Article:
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Bolsheviks

The Russian Revolution in Retreat 1920-24

A talk by guest speaker, Simon Pirani

Head Office

Recorded: 
Sunday, 21 July 2013

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The Revolution in Russia: Where it Fails

By far the most important event in the social sense, which has occurred during the world war has been the upheaval in Russia, culminating in the revolution of March and November, 1917. For the working class these events are of supreme interest and worthy of close and deep study, not only for the purpose of keeping in touch with events as they occur, but also for learning the lessons these may impart.

Just here, however, the working class of Great Britain are faced with a most formidable obstacle in the way of their gaining even a slight knowledge of the happenings, or reaching a position where a full consideration could be given to the facts of the revolution. This obstacle is the Defence of the Realm Act.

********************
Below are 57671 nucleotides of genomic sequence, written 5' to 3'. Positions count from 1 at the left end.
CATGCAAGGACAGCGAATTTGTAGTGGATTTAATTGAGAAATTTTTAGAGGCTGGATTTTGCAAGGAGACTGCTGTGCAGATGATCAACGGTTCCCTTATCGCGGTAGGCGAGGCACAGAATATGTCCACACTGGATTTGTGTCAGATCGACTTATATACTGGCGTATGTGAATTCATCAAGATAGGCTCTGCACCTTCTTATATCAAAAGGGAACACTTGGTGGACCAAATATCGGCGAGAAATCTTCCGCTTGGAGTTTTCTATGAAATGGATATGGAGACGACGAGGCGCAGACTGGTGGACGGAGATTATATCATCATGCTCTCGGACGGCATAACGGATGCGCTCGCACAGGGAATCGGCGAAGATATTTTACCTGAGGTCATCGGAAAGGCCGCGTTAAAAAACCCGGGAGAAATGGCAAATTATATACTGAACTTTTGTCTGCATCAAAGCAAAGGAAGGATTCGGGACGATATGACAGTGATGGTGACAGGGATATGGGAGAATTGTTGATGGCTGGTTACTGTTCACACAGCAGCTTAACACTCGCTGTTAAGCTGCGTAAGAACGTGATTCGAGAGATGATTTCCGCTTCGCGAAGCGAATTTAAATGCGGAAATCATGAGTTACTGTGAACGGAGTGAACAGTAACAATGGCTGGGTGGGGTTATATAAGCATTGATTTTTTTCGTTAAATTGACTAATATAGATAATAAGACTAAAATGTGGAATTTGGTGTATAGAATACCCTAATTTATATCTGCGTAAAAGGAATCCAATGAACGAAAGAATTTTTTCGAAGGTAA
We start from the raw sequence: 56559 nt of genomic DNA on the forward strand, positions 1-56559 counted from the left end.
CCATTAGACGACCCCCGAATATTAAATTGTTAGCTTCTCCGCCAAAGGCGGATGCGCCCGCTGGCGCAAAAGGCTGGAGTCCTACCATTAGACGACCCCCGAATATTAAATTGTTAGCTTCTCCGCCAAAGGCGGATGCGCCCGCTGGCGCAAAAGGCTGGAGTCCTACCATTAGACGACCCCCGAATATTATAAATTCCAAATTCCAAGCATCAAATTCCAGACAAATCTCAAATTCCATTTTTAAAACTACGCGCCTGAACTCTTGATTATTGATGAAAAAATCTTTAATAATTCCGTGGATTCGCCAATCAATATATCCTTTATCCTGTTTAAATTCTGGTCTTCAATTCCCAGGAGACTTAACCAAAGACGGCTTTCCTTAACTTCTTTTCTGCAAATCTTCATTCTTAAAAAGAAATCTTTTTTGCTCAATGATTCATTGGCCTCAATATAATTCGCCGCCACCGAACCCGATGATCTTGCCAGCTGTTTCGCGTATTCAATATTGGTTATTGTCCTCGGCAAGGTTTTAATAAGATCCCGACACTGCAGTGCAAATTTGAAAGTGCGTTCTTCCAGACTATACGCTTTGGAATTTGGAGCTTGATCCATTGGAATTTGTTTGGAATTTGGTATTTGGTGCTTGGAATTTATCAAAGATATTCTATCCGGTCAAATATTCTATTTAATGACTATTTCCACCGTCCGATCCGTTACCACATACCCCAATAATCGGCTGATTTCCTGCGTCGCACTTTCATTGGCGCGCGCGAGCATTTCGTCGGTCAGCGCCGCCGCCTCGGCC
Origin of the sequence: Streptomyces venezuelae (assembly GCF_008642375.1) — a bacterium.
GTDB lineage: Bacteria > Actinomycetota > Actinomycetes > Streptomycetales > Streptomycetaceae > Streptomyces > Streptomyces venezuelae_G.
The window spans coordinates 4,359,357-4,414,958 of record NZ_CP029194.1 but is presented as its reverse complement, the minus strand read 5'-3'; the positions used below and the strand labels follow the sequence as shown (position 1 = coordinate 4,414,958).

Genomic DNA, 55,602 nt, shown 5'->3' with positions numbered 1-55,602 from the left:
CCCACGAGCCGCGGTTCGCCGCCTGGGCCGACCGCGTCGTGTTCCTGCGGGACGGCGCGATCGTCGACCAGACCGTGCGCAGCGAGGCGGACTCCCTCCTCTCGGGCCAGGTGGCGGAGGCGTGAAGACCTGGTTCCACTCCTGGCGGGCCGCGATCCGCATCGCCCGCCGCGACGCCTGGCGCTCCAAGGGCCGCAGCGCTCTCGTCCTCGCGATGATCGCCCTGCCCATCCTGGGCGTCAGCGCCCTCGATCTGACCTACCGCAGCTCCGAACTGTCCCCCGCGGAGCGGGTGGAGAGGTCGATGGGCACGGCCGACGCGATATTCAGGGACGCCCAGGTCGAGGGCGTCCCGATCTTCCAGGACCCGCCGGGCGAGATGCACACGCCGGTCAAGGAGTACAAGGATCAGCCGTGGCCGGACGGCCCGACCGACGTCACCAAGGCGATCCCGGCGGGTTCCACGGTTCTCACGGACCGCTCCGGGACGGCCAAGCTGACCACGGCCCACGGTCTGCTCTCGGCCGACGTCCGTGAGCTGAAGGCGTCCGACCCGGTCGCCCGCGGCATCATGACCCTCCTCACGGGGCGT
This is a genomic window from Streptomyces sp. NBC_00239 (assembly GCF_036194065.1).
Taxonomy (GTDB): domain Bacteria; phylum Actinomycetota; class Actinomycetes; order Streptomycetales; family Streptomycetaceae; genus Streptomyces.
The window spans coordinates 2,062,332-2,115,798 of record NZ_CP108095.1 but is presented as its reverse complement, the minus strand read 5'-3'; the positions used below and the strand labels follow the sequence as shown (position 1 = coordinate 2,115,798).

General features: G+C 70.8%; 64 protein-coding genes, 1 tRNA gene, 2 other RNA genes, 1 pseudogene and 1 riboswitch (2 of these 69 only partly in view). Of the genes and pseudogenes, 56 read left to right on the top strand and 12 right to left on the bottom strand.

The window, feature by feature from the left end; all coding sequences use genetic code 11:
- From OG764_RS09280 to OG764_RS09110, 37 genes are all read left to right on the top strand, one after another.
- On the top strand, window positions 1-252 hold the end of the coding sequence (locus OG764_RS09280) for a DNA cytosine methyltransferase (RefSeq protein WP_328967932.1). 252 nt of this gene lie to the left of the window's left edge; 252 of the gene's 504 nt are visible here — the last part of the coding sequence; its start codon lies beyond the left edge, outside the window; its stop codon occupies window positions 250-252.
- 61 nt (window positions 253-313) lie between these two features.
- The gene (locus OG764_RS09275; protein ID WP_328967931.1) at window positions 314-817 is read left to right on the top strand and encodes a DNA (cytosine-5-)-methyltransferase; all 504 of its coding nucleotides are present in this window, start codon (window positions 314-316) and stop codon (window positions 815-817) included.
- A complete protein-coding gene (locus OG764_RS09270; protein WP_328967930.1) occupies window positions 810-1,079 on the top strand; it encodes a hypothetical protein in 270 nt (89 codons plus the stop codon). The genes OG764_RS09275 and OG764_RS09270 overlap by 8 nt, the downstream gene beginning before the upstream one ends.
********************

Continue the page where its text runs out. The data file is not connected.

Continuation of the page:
Russian Imperialism

If, in 1918, the words and deeds of the Bolsheviks inside Russia stirred the imaginations of workers everywhere, so also did their abrupt reversal of their foreign policy. They preached “no annexations, no indemnities,” called on all workers to repudiate the aggressive policies of their governments, and demanded the ending of the war. They published the sordid treatise in which the Allied Governments had secretly agreed to dismember Turkey and divide up the rest of the spoils of war. They renounced Czarist Russia’s century-old aim of controlling the Dardanelles, and voluntarily gave up the Russian “spheres of interest” in China and Persia extorted by force from governments too weak to resist. They proclaimed the right of “self-determination” and allowed Finns, Poles, Esthonians, Latvians and Lithuanians to secede and become independent states.

Martov and the Anti-Bolshevik Approach to Revolution

Part of the series 'Socialist Thinkers: People Who History Made'

Islington Branch

Recorded: 
Sunday, 26 December 1982

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